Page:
BENEFITS TO RELATIVES OF TOP POLITICIANS: Evidence from Swedish local politics
23 Oct 2017
Voters understandably prefer their political leaders not to make use of their hold on power to siphon off public resources to their children or siblings. New research by Olle Folke, Torsten Persson and Johanna Rickne shows that at least in local Swedish politics, such behaviour – ''dynastic political rent-seeking'' – is largely absent.
But the findings of their study, which is published in the October 2017 issue of the Economic Journal, contrast starkly with work on political nepotism in other countries, notably Italy and the Philippines. They also contrast with anecdotal evidence about Sweden, according to which children of politicians are favoured for public sector jobs and more distant family members benefit from lucrative contracts in public procurement.
The researchers'' analysis makes clear why there is a gap between perceptions and reality in Swedish local politics. It turns out that the children of politicians who win mayoral elections are more likely to take a job at home than go off to university, which means that they earn more money than their college-bound contemporaries whose parents are less politically successful.
The researchers compare post-election incomes for family members related to politicians that win or lose elections by a close enough margin that the result resembles a lottery. Family membership links are perfectly observed via mandatory identification codes in Swedish registers; and yearly incomes from different sources (both jobs and businesses) are observed via tax and income registers.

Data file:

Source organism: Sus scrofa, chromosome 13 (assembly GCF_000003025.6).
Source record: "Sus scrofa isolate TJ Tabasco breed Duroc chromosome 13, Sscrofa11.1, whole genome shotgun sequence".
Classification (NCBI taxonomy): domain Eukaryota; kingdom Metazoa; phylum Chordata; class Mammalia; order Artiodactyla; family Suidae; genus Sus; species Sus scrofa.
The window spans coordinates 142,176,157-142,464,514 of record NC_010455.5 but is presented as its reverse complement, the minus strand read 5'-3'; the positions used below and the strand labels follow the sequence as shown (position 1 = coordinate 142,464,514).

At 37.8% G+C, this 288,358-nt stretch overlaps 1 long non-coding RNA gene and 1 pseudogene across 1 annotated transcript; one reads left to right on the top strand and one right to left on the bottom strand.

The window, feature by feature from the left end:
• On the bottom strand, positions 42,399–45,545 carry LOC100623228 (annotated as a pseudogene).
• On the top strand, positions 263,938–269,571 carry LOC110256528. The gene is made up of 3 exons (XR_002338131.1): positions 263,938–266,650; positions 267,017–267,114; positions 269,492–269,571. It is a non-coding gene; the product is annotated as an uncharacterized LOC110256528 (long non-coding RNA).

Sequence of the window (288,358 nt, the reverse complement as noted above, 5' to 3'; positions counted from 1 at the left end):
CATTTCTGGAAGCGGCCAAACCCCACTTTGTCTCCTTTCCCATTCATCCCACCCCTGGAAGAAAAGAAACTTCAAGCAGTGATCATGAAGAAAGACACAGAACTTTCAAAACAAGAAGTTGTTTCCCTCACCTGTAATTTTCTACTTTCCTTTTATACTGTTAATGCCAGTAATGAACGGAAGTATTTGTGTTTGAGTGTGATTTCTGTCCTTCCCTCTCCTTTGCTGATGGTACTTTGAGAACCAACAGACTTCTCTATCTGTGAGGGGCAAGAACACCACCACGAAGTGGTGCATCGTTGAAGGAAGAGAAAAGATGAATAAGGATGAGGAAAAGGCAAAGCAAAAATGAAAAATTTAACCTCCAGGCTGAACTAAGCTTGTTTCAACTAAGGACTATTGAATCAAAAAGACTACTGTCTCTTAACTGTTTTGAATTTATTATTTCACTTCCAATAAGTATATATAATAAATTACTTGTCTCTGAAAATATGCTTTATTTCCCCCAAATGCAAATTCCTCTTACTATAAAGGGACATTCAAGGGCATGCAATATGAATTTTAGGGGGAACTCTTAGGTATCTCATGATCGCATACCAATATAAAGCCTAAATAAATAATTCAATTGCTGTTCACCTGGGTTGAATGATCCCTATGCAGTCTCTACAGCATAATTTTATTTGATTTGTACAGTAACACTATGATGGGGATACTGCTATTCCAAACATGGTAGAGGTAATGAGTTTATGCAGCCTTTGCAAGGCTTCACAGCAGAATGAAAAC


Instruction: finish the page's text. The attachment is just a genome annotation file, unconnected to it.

This empirical strategy and these data make it possible to estimate, reliably and precisely, how the electoral success of local politicians influences the incomes of their relatives. The focus is on the appointments of mayors, who wield large influence in Swedish municipalities.
The researchers'' comparison of incomes of the siblings of winning or losing candidates for mayor shows no differences.
For children, however, the results show a huge disparity in favour of children to close election winners. Children of winning mayoral candidates have, on average, incomes about 20% higher than children of losing mayoral candidates.
Naïve analysis could interpret this finding as the result of substantial nepotism. But analysing the results in more detail, the study finds that the data do not warrant this harsh interpretation.
Children of winning mayors do not earn more due to a greater likelihood of holding public sector jobs. Nor do they earn extra income in the previous occupation or employment sector of their politically successful parent.
Rather, parents'' political success is associated with children''s educational decisions: the children of winning politicians are more likely to remain in their parent''s municipality, rather than enter university. Staying home and taking a job means that they earn more money than the children of losing politicians who go off to university.
The authors conclude:
''Our results raise a warning flag for research on political nepotism.''
''A simple income comparison does not reveal foul play, unless the sources of income can be uncovered.''
''Naïve analyses risk unduly judging politicians as nepotistic and undercutting our trust in political institutions.''
Dynastic Political Rents: Economic Benefits to Relatives of Top Politicians'' by Olle Folke, Torsten Persson and Johanna Rickne is published in the October 2017 issue of the Economic Journal. Olle Folke is at Uppsala University. Torsten Persson is at Stockholm University. Johanna Rickne is at the Research Institute for Industrial Economics.